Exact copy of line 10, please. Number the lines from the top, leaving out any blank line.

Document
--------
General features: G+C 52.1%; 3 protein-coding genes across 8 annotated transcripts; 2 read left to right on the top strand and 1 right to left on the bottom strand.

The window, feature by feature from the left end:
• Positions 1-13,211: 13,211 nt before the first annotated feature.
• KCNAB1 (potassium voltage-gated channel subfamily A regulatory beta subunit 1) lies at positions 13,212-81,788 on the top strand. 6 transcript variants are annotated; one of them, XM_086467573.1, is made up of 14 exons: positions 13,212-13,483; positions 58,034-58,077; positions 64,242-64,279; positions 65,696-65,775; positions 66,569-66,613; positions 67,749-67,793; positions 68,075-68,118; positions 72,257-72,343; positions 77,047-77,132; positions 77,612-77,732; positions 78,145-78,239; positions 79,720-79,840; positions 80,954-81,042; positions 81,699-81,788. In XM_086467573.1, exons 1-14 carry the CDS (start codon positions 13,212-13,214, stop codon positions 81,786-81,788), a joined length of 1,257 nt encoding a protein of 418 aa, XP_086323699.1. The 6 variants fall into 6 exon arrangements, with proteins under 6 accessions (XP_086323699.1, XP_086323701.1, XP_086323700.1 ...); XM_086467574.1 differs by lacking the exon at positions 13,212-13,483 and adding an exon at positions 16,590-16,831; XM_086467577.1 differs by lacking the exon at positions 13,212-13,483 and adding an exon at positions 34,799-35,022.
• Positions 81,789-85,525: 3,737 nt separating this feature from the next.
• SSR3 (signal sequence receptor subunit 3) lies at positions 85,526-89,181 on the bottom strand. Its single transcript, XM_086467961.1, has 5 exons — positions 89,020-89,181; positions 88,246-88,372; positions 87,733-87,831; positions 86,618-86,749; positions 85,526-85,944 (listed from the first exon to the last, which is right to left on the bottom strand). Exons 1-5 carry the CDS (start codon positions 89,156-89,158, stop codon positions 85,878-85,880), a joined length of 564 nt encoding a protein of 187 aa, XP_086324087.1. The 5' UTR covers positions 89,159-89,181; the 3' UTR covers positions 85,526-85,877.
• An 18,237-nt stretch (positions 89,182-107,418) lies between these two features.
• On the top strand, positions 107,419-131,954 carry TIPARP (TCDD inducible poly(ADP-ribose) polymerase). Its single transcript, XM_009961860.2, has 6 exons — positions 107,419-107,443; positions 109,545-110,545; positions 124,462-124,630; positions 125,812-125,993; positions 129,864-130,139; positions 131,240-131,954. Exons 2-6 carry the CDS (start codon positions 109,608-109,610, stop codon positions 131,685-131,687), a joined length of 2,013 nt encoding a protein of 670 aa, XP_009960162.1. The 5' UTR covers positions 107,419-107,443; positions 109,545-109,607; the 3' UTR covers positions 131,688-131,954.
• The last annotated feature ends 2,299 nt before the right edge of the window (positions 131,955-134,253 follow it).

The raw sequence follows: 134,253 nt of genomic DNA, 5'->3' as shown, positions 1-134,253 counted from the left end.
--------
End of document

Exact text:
The raw sequence follows: 134,253 nt of genomic DNA, 5'->3' as shown, positions 1-134,253 counted from the left end.